I have a new end pin installed on my double bass. It’s a nice brass and ebony one with a nice solid-looking post and an extremely pointy tip – nice for plugging the bass in to a nice hardwood floor. This little detail rounds out the recent set of repairs that I had recently performed on my contrabass. You can see those photos of the restoration work here.
I took my bass again to Alex Friedman. Alex is a relatively new double bass luthier for the San Francisco Bay Area, and is also a fine jazz bassist as well. He did the work very well, nice and careful with everything. I am also managing his shop’s website now. You may check out the new web digs at www.acousticbassshop.com. The site that you see there is only temporary – I fully intend to evolve that design into something more original and compelling. But it’s job now is to help him get some more business over there and get his new business’ name out. I’m sure that with a little exposure, he’ll be as swamped as anyone could be with new orders.
Alex does excellent repair and restoration work. He regularly works on many of the basses from the members of the bass section in the San Francisco Symphony, so he’s got some very solid credentials there. I was impressed with the level of detail that he put in to his work on my bass and the other basses in the shop that he had there at the time. I doubt many others would have put in such an effort on the minute and insignificant details. He took care of stuff that I would never have noticed or really known about had he not explained the items to me: such as the height of the strings to the fingerboard, the height of the bridge, the spacing of the strings on the bridge being too wide apart for classical, or the height of the fingerboard at the end in relation to the top of the bass. He measured these items with minute precision, and the result was that this bass sounds much louder, much warmer, and it is much much easier to play now. Plays like a dream, in fact. I always knew that this bass was underneath all those cracks and the years of neglect and damage… now I am very glad that I bought this bass back then when I did. I’m glad that he took the time to explain each of these sorts of items to me and why they mattered, and I was most impressed with the final result.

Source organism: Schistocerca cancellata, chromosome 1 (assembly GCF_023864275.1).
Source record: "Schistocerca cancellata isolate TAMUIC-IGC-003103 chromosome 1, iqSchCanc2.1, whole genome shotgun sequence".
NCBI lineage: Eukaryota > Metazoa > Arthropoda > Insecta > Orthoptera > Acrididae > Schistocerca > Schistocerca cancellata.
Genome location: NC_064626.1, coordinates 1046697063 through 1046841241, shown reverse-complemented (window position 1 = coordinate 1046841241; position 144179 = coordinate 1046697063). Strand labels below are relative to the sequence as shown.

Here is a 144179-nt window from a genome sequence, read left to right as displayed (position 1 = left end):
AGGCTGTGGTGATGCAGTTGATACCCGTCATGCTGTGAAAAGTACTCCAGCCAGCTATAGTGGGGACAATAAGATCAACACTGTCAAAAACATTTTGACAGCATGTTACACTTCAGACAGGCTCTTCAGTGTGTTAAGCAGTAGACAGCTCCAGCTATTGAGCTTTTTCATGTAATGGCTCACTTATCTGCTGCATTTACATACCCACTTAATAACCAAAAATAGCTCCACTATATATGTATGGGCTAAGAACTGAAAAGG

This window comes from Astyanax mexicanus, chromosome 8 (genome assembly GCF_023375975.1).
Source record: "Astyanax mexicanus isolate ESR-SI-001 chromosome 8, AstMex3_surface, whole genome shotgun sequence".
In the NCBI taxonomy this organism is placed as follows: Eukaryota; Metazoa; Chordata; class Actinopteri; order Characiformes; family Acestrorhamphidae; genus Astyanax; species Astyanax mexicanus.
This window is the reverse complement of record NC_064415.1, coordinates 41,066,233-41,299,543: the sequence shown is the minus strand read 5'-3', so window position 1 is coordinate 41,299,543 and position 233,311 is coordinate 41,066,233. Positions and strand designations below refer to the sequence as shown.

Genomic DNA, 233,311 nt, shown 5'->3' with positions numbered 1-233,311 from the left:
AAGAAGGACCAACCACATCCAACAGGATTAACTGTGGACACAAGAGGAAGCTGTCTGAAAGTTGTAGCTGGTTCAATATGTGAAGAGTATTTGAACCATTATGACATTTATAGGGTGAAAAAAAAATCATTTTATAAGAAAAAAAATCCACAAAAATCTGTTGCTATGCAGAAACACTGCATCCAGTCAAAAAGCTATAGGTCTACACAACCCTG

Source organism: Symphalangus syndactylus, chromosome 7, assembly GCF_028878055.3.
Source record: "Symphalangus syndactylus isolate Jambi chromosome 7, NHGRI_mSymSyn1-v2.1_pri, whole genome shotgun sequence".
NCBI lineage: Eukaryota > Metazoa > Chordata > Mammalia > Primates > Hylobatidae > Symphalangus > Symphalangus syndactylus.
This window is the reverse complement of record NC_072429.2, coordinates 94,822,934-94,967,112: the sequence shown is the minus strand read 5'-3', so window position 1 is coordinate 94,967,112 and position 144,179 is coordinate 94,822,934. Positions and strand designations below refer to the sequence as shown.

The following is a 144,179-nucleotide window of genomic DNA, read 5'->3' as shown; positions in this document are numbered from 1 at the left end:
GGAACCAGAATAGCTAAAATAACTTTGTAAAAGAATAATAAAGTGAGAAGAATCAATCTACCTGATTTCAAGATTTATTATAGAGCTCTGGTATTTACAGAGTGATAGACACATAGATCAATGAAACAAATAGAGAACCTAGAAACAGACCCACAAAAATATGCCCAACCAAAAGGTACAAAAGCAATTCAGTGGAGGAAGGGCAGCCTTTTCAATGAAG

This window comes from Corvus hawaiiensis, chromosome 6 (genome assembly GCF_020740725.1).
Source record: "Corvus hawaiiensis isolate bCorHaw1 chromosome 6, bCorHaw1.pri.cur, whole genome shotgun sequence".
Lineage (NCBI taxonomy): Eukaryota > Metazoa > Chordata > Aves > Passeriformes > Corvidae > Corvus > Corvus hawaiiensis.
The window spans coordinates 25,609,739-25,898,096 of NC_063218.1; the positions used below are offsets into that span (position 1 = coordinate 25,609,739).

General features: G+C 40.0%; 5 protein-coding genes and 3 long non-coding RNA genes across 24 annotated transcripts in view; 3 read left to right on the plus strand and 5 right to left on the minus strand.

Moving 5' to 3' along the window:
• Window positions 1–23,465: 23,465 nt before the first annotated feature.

Another thing that impressed me with Alex’s work was the speed at which he got things done. I saw one bass that was just trashed in there. They were trying to use a forklift to get a bass in a flight trunk inside an airplane cargo hold, and it fell onto the tarmac. Firewood I thought. But he got it back together somehow – fixing the ribs, the cracked-through surfaces, the broken neck, all in just over a week. I was thinking it would have taken someone several months to piece it all back together.
Finally, he has a couple of new basses that he is working on. I had a good look at the insides of these instruments before they were glued together and there is some really impressive work in there. The wood looks top quality, with a nice even grain on the top and a beautiful flame pattern on the back. Both basses use close to the same cuts of wood, but each has a distinctive body shape – almost a male and female kind of pair. Today when I was over there he was carving the scroll of one of them, totally freehand with no guides other than some measurements and pencil marks, so it has a nice natural character to it. I can’t wait to hear these basses when they’re done.
So there, that’s my plug for the Acoustic Bass Shop. If you are in Northern California and looking for expert double bass repairs, restoration of an old instrument, or are looking to buy a new bass, a bass amplifier, a french or german bow, or need to rent or buy a flight case for your bass, then this is the best place to go in the San Francisco Bay Area.